Correcting Our Paradigm

The correct priority of Scripture is sequential.  We should start at the beginning.  Paul tells us that a later covenant cannot Gs NTscontradict an earlier covenant.  Neither can a later scripture contradict an earlier one.  If there were such a contradiction, it would mean that one of the scriptures was wrong (in which case it isn’t Holy scripture) or that God had changed His mind (in which case He is inconsistent and fallible).  The correct priority of Scripture starts with the Torah.

D. Thomas Lancaster, Restoration, Pg. 52

Christendom’s opinion is precisely opposite the above quote from Lancaster.  I can’t tell you how many times it has been expressed or implied that ‘we can’t understand the Old Testament without the New.’  In fact, the very structure of seminary courses, the pattern of preaching habits and the plethora of theological books reveal that Christendom spends roughly 85% of their time in the last 1/3 of the Bible with little or no understanding of the first 2/3rds apart from a few prooftexts.

Yeshua on the other hand, spoke nothing of Himself, but continually pointed to the Tanak (“old” Testament).  Paul and all of the other Apostolic writers used the Tanak to prove everything they said.  In fact, I cannot recall any of them quoting Yeshua.  (I’m sure there are a couple quotes, but I can’t think of any right now.)  Seriously!  Have you ever considered that they didn’t quote Yeshua?  Now, they do point often to his resurrection as validation, but continually use the Torah and the Prophets as evidence of who the Messiah is.

See, when we look through the wrong end of a microscope or telescope, we get a warped or miopic view of the object we are looking at.  Why?  Our perspective is all wrong.  Oh, we may see pieces, we may understand parts, but we cannot get the full picture because we approach from the wrong point of view.

Lancaster’s choice of illustrations is an exact example of this very point.  He cites Paul, saying, “a later covenant cannot contradict an earlier covenant.  Neither can a later scripture contradict an earlier one.”

I had to look up the footnoted verses and laughed when I found they are in Galatians 3:15-17!  Let’s read,

15 Brethren, I speak [a]in terms of human relations: even though it is only a man’s [b]covenant, yet when it has been ratified, no one sets it aside or adds [c]conditions to it. 16 Now the promises were spoken to Abraham and to his seed. He does not say, “And to seeds,” as referring to many, but rather to one, “And to your seed,” that is, Christ. 17 What I am saying is this: the Law, which came four hundred and thirty years later, does not invalidate a covenant previously ratified by God, so as to nullify the promise.

The great irony is that Galatians is the book “christendumb” likes to use to invalidate all previously given commandments.  Yet, these verses expressly state that this is not possible!  Rich!!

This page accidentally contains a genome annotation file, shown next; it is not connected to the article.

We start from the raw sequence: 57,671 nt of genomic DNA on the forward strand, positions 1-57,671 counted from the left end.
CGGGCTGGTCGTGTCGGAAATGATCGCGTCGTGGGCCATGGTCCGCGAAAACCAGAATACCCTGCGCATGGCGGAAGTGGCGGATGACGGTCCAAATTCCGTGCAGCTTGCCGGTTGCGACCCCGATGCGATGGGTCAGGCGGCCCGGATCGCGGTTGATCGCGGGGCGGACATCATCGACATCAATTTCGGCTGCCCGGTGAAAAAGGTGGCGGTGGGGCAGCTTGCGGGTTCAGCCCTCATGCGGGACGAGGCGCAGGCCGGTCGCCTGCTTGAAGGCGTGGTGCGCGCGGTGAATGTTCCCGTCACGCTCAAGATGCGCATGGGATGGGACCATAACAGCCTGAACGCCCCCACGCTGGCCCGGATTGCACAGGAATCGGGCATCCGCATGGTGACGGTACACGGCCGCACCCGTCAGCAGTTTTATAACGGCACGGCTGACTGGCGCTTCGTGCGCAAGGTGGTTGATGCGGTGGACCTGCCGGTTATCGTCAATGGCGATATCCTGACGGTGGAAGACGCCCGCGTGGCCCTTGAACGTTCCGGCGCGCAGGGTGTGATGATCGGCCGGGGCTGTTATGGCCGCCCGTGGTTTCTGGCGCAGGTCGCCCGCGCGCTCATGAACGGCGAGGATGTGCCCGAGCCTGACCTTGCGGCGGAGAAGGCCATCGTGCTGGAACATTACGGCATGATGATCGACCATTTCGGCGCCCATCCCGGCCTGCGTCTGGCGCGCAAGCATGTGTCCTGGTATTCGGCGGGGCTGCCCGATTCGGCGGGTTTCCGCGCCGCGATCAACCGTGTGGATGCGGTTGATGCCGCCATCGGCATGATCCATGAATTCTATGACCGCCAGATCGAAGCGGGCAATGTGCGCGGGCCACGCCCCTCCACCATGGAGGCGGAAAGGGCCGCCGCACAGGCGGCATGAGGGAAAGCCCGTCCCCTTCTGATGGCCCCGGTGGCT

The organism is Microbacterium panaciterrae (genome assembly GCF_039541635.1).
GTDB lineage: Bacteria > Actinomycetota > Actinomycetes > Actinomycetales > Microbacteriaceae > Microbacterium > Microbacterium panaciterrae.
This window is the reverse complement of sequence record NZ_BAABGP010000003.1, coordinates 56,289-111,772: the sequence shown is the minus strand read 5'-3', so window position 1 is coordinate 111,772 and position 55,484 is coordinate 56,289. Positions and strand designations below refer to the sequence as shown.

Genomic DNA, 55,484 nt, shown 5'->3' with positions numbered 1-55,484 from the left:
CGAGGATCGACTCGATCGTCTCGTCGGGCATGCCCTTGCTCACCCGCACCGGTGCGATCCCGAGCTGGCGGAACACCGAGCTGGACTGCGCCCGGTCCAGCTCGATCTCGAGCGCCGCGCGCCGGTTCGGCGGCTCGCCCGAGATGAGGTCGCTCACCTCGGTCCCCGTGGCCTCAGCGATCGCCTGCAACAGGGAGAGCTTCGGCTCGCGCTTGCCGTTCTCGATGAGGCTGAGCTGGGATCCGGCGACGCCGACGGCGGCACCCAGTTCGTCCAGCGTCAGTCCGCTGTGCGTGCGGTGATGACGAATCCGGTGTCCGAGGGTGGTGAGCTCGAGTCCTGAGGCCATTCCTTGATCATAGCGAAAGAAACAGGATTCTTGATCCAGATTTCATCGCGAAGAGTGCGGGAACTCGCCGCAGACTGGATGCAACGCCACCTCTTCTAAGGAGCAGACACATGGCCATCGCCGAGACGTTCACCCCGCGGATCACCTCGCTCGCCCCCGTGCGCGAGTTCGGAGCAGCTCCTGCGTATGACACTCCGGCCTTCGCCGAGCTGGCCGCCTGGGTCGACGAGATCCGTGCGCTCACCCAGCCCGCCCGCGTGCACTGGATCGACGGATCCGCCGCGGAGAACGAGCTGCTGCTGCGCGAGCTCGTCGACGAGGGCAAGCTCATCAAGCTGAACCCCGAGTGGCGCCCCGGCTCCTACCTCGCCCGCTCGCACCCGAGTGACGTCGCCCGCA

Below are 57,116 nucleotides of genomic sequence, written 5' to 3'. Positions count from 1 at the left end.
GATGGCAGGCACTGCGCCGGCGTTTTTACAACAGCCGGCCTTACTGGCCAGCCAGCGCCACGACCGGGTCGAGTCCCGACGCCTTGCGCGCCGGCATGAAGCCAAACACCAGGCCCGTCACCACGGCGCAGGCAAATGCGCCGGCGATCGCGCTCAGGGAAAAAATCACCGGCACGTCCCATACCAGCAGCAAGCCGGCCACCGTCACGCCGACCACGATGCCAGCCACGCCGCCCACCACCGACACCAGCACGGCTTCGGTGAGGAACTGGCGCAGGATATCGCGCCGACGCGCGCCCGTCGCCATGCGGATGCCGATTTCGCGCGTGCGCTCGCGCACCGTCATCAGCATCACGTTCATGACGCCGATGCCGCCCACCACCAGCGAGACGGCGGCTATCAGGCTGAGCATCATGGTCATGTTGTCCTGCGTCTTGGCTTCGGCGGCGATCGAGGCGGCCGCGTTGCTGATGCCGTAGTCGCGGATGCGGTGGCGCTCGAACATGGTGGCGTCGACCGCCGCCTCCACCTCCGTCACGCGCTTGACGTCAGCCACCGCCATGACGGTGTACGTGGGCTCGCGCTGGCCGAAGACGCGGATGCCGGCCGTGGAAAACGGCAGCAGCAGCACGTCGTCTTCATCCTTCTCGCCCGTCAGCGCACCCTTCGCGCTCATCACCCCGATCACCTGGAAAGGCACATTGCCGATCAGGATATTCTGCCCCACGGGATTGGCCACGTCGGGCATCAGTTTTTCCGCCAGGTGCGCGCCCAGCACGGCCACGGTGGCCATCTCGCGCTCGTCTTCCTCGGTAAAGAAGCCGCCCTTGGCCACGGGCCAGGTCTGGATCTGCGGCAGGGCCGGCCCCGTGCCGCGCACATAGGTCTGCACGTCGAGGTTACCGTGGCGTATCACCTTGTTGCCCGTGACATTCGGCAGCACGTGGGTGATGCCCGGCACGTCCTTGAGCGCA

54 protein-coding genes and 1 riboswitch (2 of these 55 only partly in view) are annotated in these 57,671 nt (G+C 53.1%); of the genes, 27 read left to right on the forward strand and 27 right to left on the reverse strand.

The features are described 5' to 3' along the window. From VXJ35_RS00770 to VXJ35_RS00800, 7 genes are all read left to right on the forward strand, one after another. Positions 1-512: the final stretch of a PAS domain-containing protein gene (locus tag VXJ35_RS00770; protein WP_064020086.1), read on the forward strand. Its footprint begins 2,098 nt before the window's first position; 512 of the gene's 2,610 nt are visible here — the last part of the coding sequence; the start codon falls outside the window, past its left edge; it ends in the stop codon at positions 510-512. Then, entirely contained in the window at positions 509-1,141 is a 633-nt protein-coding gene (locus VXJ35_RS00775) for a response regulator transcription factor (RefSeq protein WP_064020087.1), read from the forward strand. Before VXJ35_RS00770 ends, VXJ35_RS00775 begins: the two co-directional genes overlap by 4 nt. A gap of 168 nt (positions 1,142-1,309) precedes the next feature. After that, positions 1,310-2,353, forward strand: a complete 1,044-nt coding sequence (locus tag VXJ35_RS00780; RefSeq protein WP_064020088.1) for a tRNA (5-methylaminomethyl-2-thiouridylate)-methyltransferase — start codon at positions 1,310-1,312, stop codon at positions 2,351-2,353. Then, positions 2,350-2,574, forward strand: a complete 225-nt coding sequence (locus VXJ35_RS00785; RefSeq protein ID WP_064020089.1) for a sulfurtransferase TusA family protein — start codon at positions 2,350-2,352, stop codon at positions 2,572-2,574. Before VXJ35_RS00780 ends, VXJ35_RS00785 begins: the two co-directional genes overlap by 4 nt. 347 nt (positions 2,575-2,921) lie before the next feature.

[Some might answer, ‘What about the change in High Priesthood or better sacrifices…  i.e. Hebrews?’  I answer, ‘The prophecies are in the Tanak!  How does the author of Hebrews make his case?  He uses the Tanak!’ Thus, validating the point of this post.]

God bless Gideons International, I really appreciate their work.  In fact, I carried a handy desert camo New Testament in my pocket in Saudi Arabia and Iraq.  And, I understand the financial savings, but what is the message we send when we hand out only the New Testament, or preach only the New Testament?

As Lancaster aptly puts it, it is like building the second story of the house before the foundation or the first floor.  Kinda difficult to fix the mess and make it fit properly after the fact, dontchathink?  Honestly, the Torah is the foundation of ALL Scripture.  It is the breathed Word of God.  It is His instructions in righteous living.  It is His dictionary defining all terms and concepts later expanded.

What Scripture was Paul referring to in 2 Timothy 3:16-17? He certainly was not arrogant enough to refer to his own letters of instruction as ‘scripture.’  In fact, most of the ‘new Testament,’ including the Gospels had not even been written!!

Of course!!  Paul was talking about the Torah, the Prophets and the Writings (Wisdom/history)!

What Scriptures did the Bereans check Paul against?

The Tanak!  And, most specifically, the Torah, the foundation!  The base from which we measure ALL Scripture going forward.

A quote from Pastor John MacArthur has been making the rounds in the last couple days.  It is referred to in a Judah Himango post I reblogged two days ago and showed up again yesterday at another favorite hangout, James’ Morning Meditations.

The quote says,

When Jesus came, everything changed, everything changed.… He didn’t just want to clean up the people’s attitudes as they gave their sacrifices, He obliterated the sacrificial system because He brought an end to Judaism with all its ceremonies, all its rituals, all its sacrifices, all of its external trappings, the Temple, the Holy of Holies, all of it.